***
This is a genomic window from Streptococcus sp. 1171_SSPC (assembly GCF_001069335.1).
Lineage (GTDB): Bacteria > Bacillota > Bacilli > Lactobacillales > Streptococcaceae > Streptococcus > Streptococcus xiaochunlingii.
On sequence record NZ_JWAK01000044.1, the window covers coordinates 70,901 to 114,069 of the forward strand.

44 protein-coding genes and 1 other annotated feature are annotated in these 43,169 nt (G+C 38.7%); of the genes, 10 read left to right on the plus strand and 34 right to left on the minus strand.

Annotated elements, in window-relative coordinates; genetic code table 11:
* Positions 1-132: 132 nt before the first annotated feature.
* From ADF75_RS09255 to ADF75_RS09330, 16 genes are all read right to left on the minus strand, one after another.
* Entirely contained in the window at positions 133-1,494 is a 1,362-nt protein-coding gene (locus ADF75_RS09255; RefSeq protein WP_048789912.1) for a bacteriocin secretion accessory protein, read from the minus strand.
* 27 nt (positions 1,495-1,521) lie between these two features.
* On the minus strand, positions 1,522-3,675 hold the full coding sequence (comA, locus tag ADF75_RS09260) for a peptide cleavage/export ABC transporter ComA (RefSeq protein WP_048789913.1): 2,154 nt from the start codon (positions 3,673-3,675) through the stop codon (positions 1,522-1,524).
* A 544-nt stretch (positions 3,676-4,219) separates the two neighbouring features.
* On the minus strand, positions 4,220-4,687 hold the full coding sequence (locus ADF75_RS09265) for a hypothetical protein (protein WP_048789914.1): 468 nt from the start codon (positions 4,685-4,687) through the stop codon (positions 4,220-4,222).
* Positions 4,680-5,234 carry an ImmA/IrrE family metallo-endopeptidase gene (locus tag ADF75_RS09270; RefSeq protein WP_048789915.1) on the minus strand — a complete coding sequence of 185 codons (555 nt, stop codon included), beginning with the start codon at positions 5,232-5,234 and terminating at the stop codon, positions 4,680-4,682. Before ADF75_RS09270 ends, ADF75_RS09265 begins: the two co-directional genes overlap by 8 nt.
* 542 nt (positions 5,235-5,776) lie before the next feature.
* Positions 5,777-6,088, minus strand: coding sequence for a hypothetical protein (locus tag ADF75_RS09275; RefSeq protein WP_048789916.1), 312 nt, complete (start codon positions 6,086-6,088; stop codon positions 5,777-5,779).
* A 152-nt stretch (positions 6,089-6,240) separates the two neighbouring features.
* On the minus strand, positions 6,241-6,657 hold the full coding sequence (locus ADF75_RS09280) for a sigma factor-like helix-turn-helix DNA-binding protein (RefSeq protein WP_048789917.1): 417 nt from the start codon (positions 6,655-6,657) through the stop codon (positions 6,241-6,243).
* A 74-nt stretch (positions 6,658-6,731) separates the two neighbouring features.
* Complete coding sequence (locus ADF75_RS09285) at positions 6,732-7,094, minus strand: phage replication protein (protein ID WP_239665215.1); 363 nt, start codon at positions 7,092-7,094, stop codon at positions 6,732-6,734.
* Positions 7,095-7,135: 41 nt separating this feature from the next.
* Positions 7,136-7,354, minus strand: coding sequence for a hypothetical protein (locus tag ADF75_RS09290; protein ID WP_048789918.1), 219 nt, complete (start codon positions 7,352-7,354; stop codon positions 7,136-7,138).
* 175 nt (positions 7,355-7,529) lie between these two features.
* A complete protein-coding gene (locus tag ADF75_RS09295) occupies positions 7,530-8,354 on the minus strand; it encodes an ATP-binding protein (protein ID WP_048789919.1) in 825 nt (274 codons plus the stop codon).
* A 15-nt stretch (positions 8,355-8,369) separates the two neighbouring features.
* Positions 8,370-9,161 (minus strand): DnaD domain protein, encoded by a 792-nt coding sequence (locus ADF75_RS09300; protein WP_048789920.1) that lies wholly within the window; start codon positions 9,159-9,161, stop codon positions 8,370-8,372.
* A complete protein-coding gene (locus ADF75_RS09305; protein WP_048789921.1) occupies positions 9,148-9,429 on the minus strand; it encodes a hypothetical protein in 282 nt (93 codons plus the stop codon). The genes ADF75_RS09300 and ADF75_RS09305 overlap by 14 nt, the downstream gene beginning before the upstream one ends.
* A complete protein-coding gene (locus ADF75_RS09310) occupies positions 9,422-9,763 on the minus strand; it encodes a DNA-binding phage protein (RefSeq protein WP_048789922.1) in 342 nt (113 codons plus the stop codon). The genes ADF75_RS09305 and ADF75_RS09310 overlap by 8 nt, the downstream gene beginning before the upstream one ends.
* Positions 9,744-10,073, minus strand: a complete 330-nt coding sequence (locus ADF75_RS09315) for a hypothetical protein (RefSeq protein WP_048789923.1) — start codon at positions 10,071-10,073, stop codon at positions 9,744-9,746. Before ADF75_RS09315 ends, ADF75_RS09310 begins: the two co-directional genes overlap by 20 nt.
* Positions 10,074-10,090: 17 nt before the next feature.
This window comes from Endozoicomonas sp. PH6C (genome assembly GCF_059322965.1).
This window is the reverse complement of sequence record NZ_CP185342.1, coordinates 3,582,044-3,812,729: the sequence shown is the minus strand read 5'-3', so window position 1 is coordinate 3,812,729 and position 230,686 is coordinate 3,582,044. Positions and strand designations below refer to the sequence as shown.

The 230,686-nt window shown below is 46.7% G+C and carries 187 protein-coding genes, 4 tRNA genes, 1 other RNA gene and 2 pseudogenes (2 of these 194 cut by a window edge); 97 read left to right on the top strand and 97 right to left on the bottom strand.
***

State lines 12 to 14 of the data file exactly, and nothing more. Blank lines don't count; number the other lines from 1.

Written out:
* On the minus strand, positions 4,220-4,687 hold the full coding sequence (locus ADF75_RS09265) for a hypothetical protein (protein WP_048789914.1): 468 nt from the start codon (positions 4,685-4,687) through the stop codon (positions 4,220-4,222).
* Positions 4,680-5,234 carry an ImmA/IrrE family metallo-endopeptidase gene (locus tag ADF75_RS09270; RefSeq protein WP_048789915.1) on the minus strand — a complete coding sequence of 185 codons (555 nt, stop codon included), beginning with the start codon at positions 5,232-5,234 and terminating at the stop codon, positions 4,680-4,682. Before ADF75_RS09270 ends, ADF75_RS09265 begins: the two co-directional genes overlap by 8 nt.
* 542 nt (positions 5,235-5,776) lie before the next feature.